- Plant a garden, harvest the produce, and sell. Find some fruits or vegetables that are easy to grow in your area and create a section of your yard for a garden. The child will have to be consistent with taking care of the garden while the plants are growing and the produce is maturing, but once it is ready a produce stand can be quite lucrative.
- Make homemade candy, cookies, pies, or other treats and sell. Do you have a recipe that people can't get enough of? Do your children enjoy baking? This is a great way for children to make money. Find two or three recipes and advertise that they will be for sale. For example, at Thanksgiving, advertise that the child will have a type of pie and a type of cookie and take orders. They can also find places to set up bake sales.
- Learn to make a usable craft like potholders, book covers, book marks, etc. to sell. There are so many things that can be created by kids and sold on Facebook, Instagram, Etsy, or other sites. Get creative.
- Tutor younger children. This would be an older child who is good in a particular subject. Is the child in an Algebra class and can tutor younger elementary students in math? Is the child particularly skilled at writing stories and loves to read and can help 1st and 2nd graders learning to read? This takes someone who is patient and works well with children younger than themselves.
- Be a mother's helper by helping others with household chores. Many mothers with young children find it hard to get all of their tasks done during a day and find it helpful to have teens help them with household chores. Activities like folding laundry, vacuuming, or even wrapping Christmas gifts can be greatly appreciated.
Ways to Market Your Child's Business
There are many ways to get a child's business noticed.
- Social media is a great source and one that reaches many people at the same time. Use Facebook, Twitter, Instagram, and a number of other sites to let friends and family know what your children are doing and see how quickly they start to make money.
- Make sure to create business cards with your child's name and contact information and/or let the child make fliers promoting their business. Then take the cards or fliers around the neighborhood.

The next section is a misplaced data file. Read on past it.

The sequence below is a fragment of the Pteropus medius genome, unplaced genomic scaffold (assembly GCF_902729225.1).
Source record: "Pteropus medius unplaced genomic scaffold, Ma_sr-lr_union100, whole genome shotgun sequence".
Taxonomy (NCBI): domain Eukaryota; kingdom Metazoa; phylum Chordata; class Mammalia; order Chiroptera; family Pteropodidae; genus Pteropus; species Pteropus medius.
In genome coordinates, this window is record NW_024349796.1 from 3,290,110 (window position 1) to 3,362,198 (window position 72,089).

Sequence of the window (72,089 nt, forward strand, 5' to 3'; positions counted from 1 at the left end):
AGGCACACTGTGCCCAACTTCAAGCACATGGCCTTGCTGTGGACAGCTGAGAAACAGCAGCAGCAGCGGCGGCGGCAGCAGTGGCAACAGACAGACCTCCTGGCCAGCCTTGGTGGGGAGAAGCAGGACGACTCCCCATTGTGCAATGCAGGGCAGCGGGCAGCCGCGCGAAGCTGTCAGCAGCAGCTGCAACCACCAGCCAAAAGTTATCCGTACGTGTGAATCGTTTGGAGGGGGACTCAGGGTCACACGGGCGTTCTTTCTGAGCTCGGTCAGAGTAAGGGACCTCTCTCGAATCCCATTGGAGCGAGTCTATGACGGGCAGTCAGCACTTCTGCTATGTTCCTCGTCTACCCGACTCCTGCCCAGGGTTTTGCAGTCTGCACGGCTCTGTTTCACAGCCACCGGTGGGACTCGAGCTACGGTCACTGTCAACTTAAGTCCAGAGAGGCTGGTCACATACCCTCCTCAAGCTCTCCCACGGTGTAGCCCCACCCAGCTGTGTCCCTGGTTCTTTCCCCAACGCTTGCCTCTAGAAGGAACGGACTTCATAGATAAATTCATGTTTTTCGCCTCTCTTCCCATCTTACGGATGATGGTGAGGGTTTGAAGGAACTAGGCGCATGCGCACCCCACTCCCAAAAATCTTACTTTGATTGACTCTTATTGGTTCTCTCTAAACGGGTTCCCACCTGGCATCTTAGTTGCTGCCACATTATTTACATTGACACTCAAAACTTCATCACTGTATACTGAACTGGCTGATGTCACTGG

- Find a local flea market and get information on setting up a booth on an evening or weekend. Have enough of the product on hand to sell at the flea market, but have a way to take orders also.
- If the item is wearable or crafty, many consignment shops will allow the products to be placed in their stores. Some sellers will give the child the profit outright, but others will take a portion of the profit for their store. Make sure you know in advance what the arrangement will be.
- Does your child's school have a newspaper or another way to make announcements? Place an ad and get the word out to the school.
- Find local business that can use the product or service. For example, are there pet stores, pet shelters, or other pet sellers that could use homemade treats? Could a local boutique that sells children's clothes use bows? What about a photographer that takes children's portraits or cheer or gymnastics programs that could use bows, embellished socks, hair ties, jewelry or other items?
- Does your town have a free advertising publication or one that is very low cost? Place an ad for your child's business.
Do you have any other ideas? I would love to hear them (and so would my children).
What are your thoughts about children and business?
This content is accurate and true to the best of the author’s knowledge and is not meant to substitute for formal and individualized advice from a qualified professional.
© 2015 TripleAMom